Profits up at Northern Powergrid during the period of Storm Arwen

Profits and dividend payments to shareholders have increased at power supply company Northern Powergrid despite thousands of its customers being left without power for lengthy periods after Storm Arwen.

The storm, which was one of the worst to affect the region in decades, left thousands of people without power last November.

Newcastle-based Northern Powergrid (Northeast) – which serves 1.6m customers between Northumberland, York and the Pennines – was told by regulators to compensate customers, with accounts for the company showing how it sustained costs of £ 15.5m relating to Storm Arwen. It described the storm as “the most significant weather event that the company had faced in more than two decades.”

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Costs of £ 7m relating to the storm are being included in the current year’s accounts, which the firm says relates to work on its electricity network needed as a result of the damage caused by Storm Arwen.

The accounts say: “Storm Arwen had a significant impact upon a relatively small number of Northern Powergrid’s customers, with some households being left without power for extended periods. The scale and nature of the event meant that Northern Powergrid’s strong levels of customer service was affected, due to the number of customers who needed help, high call volumes and overwhelming website demand.

“Northern Powergrid recognizes the impact going without power can have on its customers and is working with Ofgem to ensure those who were affected are properly compensated and that improvements are made in the future.”

The accounts said that Storm Arwen had contributed to falling customer satisfaction levels.

Despite that, overall revenues rose from £ 355.6m to £ 385.2m in the year ended December 31 2021, while operating profit rose from £ 125.21m to £ 147.6m.

An interim dividend of £ 26m was paid out to shareholders, an increase on the previous year’s interim dividend of £ 25.4m.

The company said it had worked on an improvement plan during the year of accounts, which included the development of a customer relationship management system and the roll-out of a system giving improved real-time customer communication during an outage. It added that during 2022 it is to focus on technology, while also deploying a new contact center telephony platform and an upgrade to the Northern Powergrid Group’s external website.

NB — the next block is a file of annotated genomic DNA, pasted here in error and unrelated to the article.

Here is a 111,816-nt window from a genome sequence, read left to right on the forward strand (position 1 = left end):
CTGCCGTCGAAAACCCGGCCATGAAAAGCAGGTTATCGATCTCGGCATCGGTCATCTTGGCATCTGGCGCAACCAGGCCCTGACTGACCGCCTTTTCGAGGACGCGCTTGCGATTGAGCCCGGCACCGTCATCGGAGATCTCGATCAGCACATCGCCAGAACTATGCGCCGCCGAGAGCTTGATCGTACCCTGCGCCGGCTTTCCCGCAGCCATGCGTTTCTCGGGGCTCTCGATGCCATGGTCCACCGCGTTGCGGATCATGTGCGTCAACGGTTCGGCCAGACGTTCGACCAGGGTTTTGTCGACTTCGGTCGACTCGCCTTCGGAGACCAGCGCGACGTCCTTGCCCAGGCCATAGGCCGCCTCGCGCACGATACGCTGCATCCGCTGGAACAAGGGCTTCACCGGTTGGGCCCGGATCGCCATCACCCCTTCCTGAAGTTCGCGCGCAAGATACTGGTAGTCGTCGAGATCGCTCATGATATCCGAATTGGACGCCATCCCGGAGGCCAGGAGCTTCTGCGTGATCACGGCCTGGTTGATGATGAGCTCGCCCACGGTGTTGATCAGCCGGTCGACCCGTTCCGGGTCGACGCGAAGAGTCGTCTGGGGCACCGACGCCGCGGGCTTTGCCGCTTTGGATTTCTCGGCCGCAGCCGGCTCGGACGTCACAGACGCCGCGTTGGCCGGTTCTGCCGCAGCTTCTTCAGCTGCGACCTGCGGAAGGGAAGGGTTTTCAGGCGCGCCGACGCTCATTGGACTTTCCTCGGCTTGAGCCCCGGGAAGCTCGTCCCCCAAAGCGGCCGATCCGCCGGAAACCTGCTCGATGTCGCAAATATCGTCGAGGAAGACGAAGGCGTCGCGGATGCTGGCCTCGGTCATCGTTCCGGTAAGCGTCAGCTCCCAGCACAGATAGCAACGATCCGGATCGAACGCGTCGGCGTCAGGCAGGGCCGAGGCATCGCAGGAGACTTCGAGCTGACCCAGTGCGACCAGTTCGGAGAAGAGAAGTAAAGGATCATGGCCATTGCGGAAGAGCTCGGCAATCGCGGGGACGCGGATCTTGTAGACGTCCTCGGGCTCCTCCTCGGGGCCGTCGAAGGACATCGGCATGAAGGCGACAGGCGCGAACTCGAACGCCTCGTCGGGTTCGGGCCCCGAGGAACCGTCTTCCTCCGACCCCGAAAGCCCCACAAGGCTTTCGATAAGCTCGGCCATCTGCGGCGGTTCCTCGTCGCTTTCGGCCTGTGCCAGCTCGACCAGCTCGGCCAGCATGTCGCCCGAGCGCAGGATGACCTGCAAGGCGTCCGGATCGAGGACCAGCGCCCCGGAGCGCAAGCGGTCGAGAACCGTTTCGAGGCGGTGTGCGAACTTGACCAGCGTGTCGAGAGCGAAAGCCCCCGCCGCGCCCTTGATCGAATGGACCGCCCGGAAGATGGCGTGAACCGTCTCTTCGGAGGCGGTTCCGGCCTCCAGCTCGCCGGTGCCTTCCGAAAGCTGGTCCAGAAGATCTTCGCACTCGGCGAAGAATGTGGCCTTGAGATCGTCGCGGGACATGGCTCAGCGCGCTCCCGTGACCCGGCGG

Allendale parish councillor Dani Henderson, who was left without power for a whole week, said: “For them to make so much profit in a year when so many people have had to fight so hard to be compensated is strokeing. And I know of so many people who had to go through their MP to get it because the system wasn’t working.

“Some people have also been receiving ‘apology’ payments, although there’s no rhyme nor reason as to who gets it and who doesn’t. And they didn’t compensate anyone for loss of food, and everyone lost their freezer food after that amount of time. They are still making profits while people are still losing out of pocket. ”

Following the publication of the accounts, a spokswoman said the company’s teams worked tirelessly to repair the damage caused by the storm, compensating customers who were without power for long periods of time and reimburse costs incurred as a result of any power cut through welfare support. She said the company has paid out more than £ 11.5m in compensation in relation to Storm Arwen.

She said: “Since 2005 we’ve reinvested 95% of our profits, after tax, back into our business. This approach has supported our current £ 3bn 2015-23 investment plan and we have submitted our five-year business plan (2023-28) which sets out our proposals to invest a further £ 3bn to help improve network resilience and reliability, support decarbonisation and help create a greener energy system for the communities we serve.

“Network operators like Northern Powergrid generate their revenue from the network related charges customers pay which appear on customers’ bills from their chosen electricity supplier. Our network related charges equate to around 25p a day for the average domestic household and we remain focused on delivering reliable, efficient and affordable services for our customers in the years ahead. ”

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